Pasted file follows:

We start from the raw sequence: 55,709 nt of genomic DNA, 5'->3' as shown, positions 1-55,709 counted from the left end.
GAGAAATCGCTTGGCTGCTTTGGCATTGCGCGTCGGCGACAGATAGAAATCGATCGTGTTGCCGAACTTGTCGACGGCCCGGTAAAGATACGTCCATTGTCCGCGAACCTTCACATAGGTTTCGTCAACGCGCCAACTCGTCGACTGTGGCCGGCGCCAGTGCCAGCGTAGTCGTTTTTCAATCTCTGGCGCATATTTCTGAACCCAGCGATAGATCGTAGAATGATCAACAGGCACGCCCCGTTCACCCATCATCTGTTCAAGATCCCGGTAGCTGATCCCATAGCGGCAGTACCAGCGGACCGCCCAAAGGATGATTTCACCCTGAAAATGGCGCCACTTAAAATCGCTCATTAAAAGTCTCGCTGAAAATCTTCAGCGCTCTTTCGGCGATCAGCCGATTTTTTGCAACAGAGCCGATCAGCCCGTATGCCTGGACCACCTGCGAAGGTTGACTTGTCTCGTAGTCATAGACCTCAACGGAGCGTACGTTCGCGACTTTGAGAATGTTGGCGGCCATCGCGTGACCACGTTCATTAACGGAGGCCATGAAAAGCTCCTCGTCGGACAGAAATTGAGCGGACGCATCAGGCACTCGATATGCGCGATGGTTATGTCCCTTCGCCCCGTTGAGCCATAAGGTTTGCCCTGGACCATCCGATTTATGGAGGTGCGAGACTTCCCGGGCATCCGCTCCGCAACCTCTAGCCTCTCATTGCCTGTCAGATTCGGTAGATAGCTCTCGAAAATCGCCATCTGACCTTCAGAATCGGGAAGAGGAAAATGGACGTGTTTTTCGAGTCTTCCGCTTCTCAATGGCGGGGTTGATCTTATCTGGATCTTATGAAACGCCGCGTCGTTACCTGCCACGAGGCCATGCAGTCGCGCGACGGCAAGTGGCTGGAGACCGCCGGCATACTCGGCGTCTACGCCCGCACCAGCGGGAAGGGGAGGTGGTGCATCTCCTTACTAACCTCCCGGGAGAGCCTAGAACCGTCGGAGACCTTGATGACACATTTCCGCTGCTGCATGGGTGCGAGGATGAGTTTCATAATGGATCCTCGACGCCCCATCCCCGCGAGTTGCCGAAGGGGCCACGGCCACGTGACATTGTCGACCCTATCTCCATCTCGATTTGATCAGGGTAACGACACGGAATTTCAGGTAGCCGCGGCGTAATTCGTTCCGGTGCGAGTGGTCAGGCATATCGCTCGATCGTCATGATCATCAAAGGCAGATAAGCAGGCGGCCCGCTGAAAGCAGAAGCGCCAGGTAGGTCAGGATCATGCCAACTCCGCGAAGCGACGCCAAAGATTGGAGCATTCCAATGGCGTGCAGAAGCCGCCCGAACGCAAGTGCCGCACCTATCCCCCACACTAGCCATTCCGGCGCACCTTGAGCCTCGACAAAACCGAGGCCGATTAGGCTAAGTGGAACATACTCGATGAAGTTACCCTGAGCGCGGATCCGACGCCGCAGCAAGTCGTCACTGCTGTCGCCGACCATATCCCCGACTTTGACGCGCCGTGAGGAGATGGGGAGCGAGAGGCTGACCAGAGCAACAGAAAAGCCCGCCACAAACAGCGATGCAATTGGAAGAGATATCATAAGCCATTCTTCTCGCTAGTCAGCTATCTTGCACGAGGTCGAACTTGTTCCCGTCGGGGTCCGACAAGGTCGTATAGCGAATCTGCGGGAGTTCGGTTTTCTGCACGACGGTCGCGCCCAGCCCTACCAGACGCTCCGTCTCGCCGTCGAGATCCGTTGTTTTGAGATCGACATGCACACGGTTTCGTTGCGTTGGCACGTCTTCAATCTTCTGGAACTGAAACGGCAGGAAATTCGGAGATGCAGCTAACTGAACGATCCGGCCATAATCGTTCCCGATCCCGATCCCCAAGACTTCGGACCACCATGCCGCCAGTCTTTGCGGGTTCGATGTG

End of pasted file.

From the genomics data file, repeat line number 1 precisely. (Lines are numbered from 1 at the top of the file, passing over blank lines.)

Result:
We start from the raw sequence: 55,709 nt of genomic DNA, 5'->3' as shown, positions 1-55,709 counted from the left end.